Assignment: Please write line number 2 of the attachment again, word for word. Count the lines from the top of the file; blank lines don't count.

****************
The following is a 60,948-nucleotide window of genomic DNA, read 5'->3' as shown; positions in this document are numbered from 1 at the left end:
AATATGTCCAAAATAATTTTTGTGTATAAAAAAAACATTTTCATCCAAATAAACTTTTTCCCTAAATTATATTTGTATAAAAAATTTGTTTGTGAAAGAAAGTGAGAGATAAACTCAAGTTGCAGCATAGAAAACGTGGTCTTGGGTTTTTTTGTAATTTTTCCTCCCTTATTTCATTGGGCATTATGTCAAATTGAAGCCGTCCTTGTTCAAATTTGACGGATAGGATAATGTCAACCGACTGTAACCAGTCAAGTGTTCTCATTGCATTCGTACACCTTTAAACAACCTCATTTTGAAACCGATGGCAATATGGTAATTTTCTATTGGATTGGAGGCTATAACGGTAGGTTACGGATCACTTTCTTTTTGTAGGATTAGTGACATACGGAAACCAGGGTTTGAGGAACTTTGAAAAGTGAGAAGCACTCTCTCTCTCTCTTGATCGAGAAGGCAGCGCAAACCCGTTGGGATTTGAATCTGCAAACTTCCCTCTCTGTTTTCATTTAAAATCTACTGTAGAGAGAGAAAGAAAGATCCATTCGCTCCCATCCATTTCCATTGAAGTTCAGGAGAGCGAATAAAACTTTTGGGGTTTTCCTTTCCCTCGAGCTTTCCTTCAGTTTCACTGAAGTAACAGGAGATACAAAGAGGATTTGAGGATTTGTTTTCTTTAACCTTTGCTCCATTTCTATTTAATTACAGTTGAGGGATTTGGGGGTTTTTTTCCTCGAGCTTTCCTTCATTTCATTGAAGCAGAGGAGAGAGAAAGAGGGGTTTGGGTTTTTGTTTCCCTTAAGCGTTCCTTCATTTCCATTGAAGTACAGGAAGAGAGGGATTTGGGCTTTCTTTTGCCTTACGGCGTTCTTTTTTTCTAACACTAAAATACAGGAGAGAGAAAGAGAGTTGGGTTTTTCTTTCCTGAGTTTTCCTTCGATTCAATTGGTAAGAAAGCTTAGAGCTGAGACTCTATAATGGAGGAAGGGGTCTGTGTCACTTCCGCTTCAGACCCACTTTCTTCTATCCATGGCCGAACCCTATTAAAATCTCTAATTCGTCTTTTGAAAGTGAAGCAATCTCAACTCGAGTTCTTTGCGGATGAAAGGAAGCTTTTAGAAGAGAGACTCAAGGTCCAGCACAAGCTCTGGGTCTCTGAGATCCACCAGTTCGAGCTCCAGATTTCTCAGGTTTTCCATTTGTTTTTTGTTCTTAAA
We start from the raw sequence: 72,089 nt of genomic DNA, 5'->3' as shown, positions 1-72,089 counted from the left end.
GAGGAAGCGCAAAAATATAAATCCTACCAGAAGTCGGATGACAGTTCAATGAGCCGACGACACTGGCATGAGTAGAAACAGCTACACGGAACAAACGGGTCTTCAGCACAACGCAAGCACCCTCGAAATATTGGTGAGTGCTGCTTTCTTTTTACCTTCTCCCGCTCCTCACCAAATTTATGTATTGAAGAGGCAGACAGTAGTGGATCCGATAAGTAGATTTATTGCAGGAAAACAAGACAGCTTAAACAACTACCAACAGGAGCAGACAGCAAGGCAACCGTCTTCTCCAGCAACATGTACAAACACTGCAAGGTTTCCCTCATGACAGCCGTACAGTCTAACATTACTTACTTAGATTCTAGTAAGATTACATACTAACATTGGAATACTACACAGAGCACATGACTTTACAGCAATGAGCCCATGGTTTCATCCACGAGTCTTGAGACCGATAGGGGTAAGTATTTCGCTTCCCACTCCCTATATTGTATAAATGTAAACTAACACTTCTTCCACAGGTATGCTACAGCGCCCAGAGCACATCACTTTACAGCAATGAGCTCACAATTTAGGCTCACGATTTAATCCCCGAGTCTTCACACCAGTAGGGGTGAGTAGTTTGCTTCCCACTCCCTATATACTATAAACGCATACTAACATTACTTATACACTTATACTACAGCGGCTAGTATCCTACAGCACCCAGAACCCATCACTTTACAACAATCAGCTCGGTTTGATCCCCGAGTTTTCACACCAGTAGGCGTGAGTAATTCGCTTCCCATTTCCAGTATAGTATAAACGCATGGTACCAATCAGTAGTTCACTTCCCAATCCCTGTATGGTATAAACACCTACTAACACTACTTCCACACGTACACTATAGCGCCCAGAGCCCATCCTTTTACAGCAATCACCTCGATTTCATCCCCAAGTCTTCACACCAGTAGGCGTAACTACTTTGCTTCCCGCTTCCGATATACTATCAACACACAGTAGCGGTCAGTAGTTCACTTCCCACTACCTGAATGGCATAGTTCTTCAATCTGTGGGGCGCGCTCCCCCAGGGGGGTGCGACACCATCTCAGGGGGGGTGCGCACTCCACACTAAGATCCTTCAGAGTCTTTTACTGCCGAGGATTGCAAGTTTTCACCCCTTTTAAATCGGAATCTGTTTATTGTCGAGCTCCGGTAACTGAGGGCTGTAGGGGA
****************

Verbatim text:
AATATGTCCAAAATAATTTTTGTGTATAAAAAAAACATTTTCATCCAAATAAACTTTTTCCCTAAATTATATTTGTATAAAAAATTTGTTTGTGAAAGAAAGTGAGAGATAAACTCAAGTTGCAGCATAGAAAACGTGGTCTTGGGTTTTTTTGTAATTTTTCCTCCCTTATTTCATTGGGCATTATGTCAAATTGAAGCCGTCCTTGTTCAAATTTGACGGATAGGATAATGTCAACCGACTGTAACCAGTCAAGTGTTCTCATTGCATTCGTACACCTTTAAACAACCTCATTTTGAAACCGATGGCAATATGGTAATTTTCTATTGGATTGGAGGCTATAACGGTAGGTTACGGATCACTTTCTTTTTGTAGGATTAGTGACATACGGAAACCAGGGTTTGAGGAACTTTGAAAAGTGAGAAGCACTCTCTCTCTCTCTTGATCGAGAAGGCAGCGCAAACCCGTTGGGATTTGAATCTGCAAACTTCCCTCTCTGTTTTCATTTAAAATCTACTGTAGAGAGAGAAAGAAAGATCCATTCGCTCCCATCCATTTCCATTGAAGTTCAGGAGAGCGAATAAAACTTTTGGGGTTTTCCTTTCCCTCGAGCTTTCCTTCAGTTTCACTGAAGTAACAGGAGATACAAAGAGGATTTGAGGATTTGTTTTCTTTAACCTTTGCTCCATTTCTATTTAATTACAGTTGAGGGATTTGGGGGTTTTTTTCCTCGAGCTTTCCTTCATTTCATTGAAGCAGAGGAGAGAGAAAGAGGGGTTTGGGTTTTTGTTTCCCTTAAGCGTTCCTTCATTTCCATTGAAGTACAGGAAGAGAGGGATTTGGGCTTTCTTTTGCCTTACGGCGTTCTTTTTTTCTAACACTAAAATACAGGAGAGAGAAAGAGAGTTGGGTTTTTCTTTCCTGAGTTTTCCTTCGATTCAATTGGTAAGAAAGCTTAGAGCTGAGACTCTATAATGGAGGAAGGGGTCTGTGTCACTTCCGCTTCAGACCCACTTTCTTCTATCCATGGCCGAACCCTATTAAAATCTCTAATTCGTCTTTTGAAAGTGAAGCAATCTCAACTCGAGTTCTTTGCGGATGAAAGGAAGCTTTTAGAAGAGAGACTCAAGGTCCAGCACAAGCTCTGGGTCTCTGAGATCCACCAGTTCGAGCTCCAGATTTCTCAGGTTTTCCATTTGTTTTTTGTTCTTAAA